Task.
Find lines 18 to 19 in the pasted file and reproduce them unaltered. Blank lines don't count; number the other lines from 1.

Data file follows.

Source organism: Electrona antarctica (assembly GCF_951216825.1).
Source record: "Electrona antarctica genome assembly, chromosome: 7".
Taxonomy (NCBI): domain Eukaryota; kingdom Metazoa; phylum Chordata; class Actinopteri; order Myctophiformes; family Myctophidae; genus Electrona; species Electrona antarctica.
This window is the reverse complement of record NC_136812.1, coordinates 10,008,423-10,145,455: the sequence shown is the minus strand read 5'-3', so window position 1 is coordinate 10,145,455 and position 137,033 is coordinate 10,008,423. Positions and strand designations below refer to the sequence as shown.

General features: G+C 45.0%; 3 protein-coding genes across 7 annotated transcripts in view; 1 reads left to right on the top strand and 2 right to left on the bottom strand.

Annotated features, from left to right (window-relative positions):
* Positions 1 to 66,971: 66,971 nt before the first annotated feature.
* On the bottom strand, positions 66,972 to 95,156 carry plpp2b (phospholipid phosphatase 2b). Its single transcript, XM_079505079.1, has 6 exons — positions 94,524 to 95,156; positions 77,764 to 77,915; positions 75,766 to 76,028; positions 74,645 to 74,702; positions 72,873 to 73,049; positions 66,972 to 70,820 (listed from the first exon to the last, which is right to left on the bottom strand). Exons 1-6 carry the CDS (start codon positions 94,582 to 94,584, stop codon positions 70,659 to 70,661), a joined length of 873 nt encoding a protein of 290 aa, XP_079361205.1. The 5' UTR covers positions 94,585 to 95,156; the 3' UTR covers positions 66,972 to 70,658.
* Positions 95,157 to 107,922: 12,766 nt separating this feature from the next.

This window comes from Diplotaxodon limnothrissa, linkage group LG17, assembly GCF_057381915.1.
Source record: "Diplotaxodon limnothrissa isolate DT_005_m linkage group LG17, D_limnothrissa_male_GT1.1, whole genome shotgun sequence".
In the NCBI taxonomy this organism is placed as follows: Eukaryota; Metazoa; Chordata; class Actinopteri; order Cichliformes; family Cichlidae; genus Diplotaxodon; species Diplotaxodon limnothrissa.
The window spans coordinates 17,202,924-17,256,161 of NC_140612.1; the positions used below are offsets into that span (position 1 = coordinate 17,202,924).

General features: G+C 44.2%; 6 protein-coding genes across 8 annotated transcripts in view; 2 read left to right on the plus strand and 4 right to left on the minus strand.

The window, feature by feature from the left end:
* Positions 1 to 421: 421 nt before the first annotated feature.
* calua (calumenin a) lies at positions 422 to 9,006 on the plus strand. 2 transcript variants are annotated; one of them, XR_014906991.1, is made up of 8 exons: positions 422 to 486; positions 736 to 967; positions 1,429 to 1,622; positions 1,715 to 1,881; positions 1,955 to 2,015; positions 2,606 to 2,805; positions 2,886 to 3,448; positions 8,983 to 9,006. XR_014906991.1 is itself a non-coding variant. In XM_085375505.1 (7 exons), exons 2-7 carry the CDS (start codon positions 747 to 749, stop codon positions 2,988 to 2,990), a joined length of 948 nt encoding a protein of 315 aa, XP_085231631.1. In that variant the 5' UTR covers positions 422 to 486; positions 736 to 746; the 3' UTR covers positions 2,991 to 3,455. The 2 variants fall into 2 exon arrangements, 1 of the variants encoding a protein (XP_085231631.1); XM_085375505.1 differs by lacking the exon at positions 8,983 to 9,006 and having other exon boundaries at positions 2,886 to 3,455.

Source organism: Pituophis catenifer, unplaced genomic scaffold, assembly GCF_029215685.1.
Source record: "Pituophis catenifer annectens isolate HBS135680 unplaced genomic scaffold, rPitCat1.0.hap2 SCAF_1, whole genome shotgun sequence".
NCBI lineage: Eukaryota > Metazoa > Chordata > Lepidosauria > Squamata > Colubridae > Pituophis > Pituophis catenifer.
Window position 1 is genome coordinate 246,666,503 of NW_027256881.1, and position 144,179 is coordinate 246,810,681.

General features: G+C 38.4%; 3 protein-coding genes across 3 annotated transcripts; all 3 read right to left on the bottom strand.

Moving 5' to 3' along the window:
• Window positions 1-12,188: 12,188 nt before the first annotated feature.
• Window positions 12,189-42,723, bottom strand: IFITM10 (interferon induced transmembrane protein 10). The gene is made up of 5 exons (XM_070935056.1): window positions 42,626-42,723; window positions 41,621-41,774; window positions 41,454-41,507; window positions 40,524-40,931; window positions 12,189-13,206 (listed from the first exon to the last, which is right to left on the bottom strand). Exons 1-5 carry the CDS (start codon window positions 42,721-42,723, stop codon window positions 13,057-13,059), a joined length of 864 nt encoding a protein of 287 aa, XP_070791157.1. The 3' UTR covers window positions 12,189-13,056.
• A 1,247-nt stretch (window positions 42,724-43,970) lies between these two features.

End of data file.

Source organism: Pituophis catenifer, unplaced genomic scaffold, assembly GCF_029215685.1.
Source record: "Pituophis catenifer annectens isolate HBS135680 unplaced genomic scaffold, rPitCat1.0.hap2 SCAF_1, whole genome shotgun sequence".